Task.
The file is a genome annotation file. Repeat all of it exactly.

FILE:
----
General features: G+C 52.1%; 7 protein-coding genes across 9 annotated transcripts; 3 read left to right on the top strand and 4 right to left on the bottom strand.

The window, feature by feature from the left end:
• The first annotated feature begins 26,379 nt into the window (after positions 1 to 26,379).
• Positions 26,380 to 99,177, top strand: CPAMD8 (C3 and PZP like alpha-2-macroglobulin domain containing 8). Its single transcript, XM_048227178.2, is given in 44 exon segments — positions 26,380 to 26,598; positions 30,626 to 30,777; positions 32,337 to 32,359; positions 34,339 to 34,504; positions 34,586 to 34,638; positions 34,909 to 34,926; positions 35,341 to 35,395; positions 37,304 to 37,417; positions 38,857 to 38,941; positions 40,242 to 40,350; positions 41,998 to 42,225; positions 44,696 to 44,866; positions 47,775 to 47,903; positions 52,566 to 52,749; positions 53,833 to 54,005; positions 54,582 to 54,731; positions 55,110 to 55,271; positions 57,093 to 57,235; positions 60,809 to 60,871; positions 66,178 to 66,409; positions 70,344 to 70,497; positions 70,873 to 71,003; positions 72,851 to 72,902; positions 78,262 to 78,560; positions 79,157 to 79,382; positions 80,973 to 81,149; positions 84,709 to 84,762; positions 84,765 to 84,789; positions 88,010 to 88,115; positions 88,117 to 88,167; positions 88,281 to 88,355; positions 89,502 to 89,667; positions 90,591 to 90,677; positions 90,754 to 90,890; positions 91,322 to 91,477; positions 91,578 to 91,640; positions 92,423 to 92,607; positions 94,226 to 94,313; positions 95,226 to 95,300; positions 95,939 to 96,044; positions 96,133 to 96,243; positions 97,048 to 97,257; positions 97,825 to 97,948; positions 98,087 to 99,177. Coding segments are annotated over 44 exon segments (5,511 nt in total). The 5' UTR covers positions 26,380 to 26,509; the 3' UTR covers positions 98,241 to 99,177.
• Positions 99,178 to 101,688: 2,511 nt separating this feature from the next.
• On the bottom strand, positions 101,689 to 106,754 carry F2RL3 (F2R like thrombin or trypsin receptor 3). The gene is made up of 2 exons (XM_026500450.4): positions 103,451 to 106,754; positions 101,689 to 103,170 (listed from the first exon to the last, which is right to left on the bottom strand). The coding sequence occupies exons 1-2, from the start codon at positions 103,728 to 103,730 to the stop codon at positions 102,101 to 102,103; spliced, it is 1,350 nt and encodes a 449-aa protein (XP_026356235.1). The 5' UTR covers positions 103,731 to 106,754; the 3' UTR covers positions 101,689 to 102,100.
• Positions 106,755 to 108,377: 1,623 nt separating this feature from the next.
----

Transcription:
General features: G+C 52.1%; 7 protein-coding genes across 9 annotated transcripts; 3 read left to right on the top strand and 4 right to left on the bottom strand.

The window, feature by feature from the left end:
• The first annotated feature begins 26,379 nt into the window (after positions 1 to 26,379).
• Positions 26,380 to 99,177, top strand: CPAMD8 (C3 and PZP like alpha-2-macroglobulin domain containing 8). Its single transcript, XM_048227178.2, is given in 44 exon segments — positions 26,380 to 26,598; positions 30,626 to 30,777; positions 32,337 to 32,359; positions 34,339 to 34,504; positions 34,586 to 34,638; positions 34,909 to 34,926; positions 35,341 to 35,395; positions 37,304 to 37,417; positions 38,857 to 38,941; positions 40,242 to 40,350; positions 41,998 to 42,225; positions 44,696 to 44,866; positions 47,775 to 47,903; positions 52,566 to 52,749; positions 53,833 to 54,005; positions 54,582 to 54,731; positions 55,110 to 55,271; positions 57,093 to 57,235; positions 60,809 to 60,871; positions 66,178 to 66,409; positions 70,344 to 70,497; positions 70,873 to 71,003; positions 72,851 to 72,902; positions 78,262 to 78,560; positions 79,157 to 79,382; positions 80,973 to 81,149; positions 84,709 to 84,762; positions 84,765 to 84,789; positions 88,010 to 88,115; positions 88,117 to 88,167; positions 88,281 to 88,355; positions 89,502 to 89,667; positions 90,591 to 90,677; positions 90,754 to 90,890; positions 91,322 to 91,477; positions 91,578 to 91,640; positions 92,423 to 92,607; positions 94,226 to 94,313; positions 95,226 to 95,300; positions 95,939 to 96,044; positions 96,133 to 96,243; positions 97,048 to 97,257; positions 97,825 to 97,948; positions 98,087 to 99,177. Coding segments are annotated over 44 exon segments (5,511 nt in total). The 5' UTR covers positions 26,380 to 26,509; the 3' UTR covers positions 98,241 to 99,177.
• Positions 99,178 to 101,688: 2,511 nt separating this feature from the next.
• On the bottom strand, positions 101,689 to 106,754 carry F2RL3 (F2R like thrombin or trypsin receptor 3). The gene is made up of 2 exons (XM_026500450.4): positions 103,451 to 106,754; positions 101,689 to 103,170 (listed from the first exon to the last, which is right to left on the bottom strand). The coding sequence occupies exons 1-2, from the start codon at positions 103,728 to 103,730 to the stop codon at positions 102,101 to 102,103; spliced, it is 1,350 nt and encodes a 449-aa protein (XP_026356235.1). The 5' UTR covers positions 103,731 to 106,754; the 3' UTR covers positions 101,689 to 102,100.
• Positions 106,755 to 108,377: 1,623 nt separating this feature from the next.